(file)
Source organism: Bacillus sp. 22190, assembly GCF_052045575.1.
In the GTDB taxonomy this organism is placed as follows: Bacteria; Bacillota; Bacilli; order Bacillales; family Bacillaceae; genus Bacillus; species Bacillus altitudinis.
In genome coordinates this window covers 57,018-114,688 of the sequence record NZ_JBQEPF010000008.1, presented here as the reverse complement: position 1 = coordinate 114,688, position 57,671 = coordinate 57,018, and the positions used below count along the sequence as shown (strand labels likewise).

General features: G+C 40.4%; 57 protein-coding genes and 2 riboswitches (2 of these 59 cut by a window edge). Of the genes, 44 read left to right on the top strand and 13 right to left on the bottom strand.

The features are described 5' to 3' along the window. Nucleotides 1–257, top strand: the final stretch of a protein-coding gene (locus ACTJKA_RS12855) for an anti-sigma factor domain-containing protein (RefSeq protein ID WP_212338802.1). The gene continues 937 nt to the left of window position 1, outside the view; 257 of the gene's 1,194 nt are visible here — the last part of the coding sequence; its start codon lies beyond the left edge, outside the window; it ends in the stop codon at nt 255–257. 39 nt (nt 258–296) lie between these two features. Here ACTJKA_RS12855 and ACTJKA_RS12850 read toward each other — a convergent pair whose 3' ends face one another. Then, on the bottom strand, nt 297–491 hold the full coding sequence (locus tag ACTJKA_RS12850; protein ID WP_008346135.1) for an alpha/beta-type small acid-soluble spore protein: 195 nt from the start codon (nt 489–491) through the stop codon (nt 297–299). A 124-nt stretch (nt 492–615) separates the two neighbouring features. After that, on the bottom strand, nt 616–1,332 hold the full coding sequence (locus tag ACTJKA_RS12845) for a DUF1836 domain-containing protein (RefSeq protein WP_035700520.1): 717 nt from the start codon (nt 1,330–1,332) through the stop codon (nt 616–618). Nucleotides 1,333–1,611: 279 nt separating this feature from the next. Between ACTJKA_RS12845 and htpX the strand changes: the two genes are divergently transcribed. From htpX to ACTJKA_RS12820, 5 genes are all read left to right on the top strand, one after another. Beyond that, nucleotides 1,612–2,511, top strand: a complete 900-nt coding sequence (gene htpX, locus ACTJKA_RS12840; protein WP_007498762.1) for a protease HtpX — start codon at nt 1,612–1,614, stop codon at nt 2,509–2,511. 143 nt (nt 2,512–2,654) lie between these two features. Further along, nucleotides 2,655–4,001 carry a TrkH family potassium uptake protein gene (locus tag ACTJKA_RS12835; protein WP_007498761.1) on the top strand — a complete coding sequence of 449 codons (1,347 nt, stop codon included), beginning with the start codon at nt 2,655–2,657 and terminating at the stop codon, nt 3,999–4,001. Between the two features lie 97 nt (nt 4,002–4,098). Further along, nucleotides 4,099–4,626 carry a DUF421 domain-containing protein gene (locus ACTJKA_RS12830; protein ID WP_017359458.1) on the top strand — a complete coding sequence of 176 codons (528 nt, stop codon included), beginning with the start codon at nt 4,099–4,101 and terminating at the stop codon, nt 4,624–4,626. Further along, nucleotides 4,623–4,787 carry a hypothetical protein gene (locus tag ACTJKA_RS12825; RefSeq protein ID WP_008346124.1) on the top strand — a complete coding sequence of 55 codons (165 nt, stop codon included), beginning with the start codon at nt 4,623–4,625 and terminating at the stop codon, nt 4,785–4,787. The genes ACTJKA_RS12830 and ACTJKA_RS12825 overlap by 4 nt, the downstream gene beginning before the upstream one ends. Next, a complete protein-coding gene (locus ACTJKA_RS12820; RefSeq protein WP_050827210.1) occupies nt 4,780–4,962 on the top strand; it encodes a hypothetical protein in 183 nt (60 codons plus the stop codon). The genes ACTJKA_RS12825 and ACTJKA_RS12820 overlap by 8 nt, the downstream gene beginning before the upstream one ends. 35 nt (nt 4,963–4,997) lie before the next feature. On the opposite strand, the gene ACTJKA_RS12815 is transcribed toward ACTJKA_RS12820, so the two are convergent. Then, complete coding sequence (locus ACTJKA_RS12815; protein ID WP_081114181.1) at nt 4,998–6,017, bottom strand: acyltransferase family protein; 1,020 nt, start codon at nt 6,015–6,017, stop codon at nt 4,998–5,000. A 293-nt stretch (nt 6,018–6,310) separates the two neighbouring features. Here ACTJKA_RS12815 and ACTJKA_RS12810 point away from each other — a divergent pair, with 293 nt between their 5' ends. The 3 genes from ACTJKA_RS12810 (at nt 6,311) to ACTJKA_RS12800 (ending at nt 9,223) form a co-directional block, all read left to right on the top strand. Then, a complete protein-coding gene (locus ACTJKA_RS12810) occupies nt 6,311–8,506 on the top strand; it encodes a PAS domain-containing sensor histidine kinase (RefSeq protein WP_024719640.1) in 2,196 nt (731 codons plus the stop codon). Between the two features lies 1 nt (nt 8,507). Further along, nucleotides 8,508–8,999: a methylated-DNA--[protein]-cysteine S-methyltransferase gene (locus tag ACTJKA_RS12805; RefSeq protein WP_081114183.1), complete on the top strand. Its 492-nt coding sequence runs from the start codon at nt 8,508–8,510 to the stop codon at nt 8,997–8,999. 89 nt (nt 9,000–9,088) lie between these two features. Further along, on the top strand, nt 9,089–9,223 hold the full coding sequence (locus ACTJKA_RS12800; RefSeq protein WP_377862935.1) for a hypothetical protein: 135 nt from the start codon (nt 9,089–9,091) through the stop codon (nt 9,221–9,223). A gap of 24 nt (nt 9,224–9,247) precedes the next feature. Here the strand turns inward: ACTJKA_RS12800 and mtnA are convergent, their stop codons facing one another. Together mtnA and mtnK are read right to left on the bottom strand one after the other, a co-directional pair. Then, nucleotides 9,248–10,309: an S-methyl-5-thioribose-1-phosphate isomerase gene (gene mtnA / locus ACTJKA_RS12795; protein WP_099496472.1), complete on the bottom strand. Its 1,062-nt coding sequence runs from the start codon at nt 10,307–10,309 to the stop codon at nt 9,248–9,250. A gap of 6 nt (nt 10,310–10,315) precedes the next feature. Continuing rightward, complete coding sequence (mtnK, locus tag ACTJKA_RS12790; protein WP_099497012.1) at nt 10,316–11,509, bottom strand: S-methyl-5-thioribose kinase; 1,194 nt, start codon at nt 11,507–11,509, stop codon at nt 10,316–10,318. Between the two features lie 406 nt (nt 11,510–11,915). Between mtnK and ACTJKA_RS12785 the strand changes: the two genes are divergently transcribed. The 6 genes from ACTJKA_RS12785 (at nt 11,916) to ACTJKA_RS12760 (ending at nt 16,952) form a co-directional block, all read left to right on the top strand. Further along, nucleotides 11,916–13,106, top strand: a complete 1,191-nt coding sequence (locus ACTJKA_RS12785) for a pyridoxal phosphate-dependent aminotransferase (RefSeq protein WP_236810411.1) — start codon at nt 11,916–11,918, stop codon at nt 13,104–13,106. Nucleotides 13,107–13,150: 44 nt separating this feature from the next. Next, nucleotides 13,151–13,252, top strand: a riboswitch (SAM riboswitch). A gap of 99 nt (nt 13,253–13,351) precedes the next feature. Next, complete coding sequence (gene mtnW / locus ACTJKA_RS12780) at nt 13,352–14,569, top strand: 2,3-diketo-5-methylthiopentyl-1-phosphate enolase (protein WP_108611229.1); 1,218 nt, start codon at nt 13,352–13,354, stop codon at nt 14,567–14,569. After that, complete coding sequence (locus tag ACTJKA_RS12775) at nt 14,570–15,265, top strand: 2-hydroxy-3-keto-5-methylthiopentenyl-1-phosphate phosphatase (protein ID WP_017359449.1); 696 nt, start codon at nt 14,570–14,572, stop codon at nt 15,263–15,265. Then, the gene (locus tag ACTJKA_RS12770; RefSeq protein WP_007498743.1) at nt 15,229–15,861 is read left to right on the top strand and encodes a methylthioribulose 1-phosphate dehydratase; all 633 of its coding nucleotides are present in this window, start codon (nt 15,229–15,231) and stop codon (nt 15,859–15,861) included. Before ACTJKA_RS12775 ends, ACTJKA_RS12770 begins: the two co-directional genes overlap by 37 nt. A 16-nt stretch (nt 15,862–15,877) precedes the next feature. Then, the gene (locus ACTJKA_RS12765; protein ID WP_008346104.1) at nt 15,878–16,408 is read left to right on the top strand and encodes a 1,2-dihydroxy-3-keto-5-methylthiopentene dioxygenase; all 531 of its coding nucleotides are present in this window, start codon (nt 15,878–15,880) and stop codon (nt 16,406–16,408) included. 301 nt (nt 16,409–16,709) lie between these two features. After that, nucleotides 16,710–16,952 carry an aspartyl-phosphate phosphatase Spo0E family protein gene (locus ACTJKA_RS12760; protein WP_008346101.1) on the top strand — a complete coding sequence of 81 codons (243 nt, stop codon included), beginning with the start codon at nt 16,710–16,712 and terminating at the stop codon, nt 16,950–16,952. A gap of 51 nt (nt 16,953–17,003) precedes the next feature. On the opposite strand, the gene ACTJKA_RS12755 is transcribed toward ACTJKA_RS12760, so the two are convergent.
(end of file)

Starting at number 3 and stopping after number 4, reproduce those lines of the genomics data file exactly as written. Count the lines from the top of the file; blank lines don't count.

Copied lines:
In genome coordinates this window covers 57,018-114,688 of the sequence record NZ_JBQEPF010000008.1, presented here as the reverse complement: position 1 = coordinate 114,688, position 57,671 = coordinate 57,018, and the positions used below count along the sequence as shown (strand labels likewise).

General features: G+C 40.4%; 57 protein-coding genes and 2 riboswitches (2 of these 59 cut by a window edge). Of the genes, 44 read left to right on the top strand and 13 right to left on the bottom strand.